A will can be contested on various grounds – forgery, fraud, or incapacity of the signer, for instance.
The most common basis for a will contest, though, is known as “undue influence” – that is, an allegation that a “testator” (person who signed the will) of weakened intellect was improperly persuaded to leave money or property to somebody.
To establish a case of undue influence in Pennsylvania, the law requires you to show that a person in a confidential relationship to the testator received a substantial benefit from a testator of weakened intellect. In fact, it is necessary to establish grounds for all three elements – confidential relationship, substantial benefit, and weakened intellect – in order for a will contest to proceed.
Case law defines these elements in detail. In brief they have the following meanings:
Confidential relationship – a position of trust close to the testator, such as a caregiver or agent under a power of attorney. In the words of one appellate court, “it has been said that such a relationship is not confined to a particular association of parties, but exists whenever one occupies toward another such a position of advisor or counselor as reasonably to inspire confidence that he will act in good faith for the other’s interest.” Estate of Keiper, 308 Pa. Super. 82, 86, 454 A.2d 31, 33 (1982).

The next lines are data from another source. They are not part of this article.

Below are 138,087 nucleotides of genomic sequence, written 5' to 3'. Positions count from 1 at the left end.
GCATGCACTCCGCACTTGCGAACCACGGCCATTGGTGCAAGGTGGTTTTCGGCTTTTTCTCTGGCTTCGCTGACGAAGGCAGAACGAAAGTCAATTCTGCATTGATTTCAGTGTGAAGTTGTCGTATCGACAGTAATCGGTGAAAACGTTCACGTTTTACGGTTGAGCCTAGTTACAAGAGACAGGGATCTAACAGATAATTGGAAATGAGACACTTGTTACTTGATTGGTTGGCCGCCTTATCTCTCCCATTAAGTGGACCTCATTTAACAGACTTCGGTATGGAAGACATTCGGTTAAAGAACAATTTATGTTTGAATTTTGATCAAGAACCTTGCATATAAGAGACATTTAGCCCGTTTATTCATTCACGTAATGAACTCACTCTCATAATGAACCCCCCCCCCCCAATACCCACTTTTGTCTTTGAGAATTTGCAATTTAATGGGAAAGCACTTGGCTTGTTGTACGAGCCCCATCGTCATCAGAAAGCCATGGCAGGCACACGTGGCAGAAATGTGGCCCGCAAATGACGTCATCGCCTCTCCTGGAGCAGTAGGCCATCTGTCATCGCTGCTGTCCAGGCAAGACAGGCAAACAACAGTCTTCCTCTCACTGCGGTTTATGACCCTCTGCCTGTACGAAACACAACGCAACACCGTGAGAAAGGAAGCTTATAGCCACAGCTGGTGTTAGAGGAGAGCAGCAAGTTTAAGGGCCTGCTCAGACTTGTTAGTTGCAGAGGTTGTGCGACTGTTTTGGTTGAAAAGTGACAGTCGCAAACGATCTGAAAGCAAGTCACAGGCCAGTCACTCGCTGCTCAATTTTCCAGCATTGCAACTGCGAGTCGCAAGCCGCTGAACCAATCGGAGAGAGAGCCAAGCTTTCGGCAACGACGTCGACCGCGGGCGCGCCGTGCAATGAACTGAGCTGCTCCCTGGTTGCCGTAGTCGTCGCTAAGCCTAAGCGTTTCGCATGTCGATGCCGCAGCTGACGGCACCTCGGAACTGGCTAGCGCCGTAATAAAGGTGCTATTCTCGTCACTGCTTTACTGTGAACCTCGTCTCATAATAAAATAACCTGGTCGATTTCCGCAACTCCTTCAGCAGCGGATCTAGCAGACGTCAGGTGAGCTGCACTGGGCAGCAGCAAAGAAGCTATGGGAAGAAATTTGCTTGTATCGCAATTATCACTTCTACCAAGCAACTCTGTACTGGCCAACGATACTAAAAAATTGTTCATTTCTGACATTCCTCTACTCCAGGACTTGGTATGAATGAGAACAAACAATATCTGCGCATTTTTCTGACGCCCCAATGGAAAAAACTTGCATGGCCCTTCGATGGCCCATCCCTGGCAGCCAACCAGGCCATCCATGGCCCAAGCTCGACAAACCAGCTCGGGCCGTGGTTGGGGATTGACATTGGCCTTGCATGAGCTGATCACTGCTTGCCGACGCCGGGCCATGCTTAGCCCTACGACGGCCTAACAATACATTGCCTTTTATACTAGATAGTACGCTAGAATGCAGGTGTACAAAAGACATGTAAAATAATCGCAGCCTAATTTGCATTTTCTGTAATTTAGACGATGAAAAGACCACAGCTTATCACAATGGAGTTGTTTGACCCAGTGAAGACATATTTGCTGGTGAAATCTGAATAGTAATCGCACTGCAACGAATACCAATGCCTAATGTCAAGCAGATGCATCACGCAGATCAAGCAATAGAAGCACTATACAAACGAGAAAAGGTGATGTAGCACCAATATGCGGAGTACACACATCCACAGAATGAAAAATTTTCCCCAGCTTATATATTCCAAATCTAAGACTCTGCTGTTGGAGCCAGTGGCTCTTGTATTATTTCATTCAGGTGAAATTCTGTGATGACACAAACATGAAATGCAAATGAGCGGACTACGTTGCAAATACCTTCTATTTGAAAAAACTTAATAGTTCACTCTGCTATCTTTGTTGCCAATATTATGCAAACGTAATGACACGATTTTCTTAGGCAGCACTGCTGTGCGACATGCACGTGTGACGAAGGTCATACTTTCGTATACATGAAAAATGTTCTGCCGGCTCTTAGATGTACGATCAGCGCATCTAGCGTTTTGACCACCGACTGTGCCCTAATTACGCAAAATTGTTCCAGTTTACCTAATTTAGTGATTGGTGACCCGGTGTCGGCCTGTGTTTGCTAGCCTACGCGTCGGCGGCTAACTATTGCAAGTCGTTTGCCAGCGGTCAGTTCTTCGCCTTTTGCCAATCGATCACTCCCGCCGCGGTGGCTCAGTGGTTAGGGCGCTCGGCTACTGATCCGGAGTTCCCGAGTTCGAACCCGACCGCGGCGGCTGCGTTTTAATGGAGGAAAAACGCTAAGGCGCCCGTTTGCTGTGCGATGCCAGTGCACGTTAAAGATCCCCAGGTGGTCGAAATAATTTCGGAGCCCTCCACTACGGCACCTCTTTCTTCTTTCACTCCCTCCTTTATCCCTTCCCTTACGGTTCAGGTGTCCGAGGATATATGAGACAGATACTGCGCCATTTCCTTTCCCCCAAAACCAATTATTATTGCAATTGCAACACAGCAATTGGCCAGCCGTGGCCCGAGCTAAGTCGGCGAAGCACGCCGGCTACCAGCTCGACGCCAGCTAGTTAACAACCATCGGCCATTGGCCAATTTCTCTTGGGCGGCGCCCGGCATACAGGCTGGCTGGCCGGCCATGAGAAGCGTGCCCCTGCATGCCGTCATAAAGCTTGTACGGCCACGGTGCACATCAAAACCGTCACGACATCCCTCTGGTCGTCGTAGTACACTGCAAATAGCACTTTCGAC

Substantial benefit – fairly self-explanatory, it generally has been described in case law as “an appreciable benefit” or “a large or considerable benefit,” but there is no hard and fast rule.
Weakened intellect – generally means a weakened physical or mental condition, but does not have to mean the testator lacked the capacity to make a will. One court described a weakened intellect as a mind which “is inferior to normal minds in reasoning power, factual knowledge, freedom of thought and decision, and other characteristics of a fully competent mentality.” Paolini Will, 13 Fiduc. Rep. 2d 185 (O.C. Montg. 1993).
When a person close to the testator is shown to have gained a substantial benefit from a person of weakened intellect, the burden of proof shifts to the benefited person to show that he or she did not exercise undue influence over the testator.
A judge, possibly with an advisory jury, makes the final determination as to whether undue influence occurred.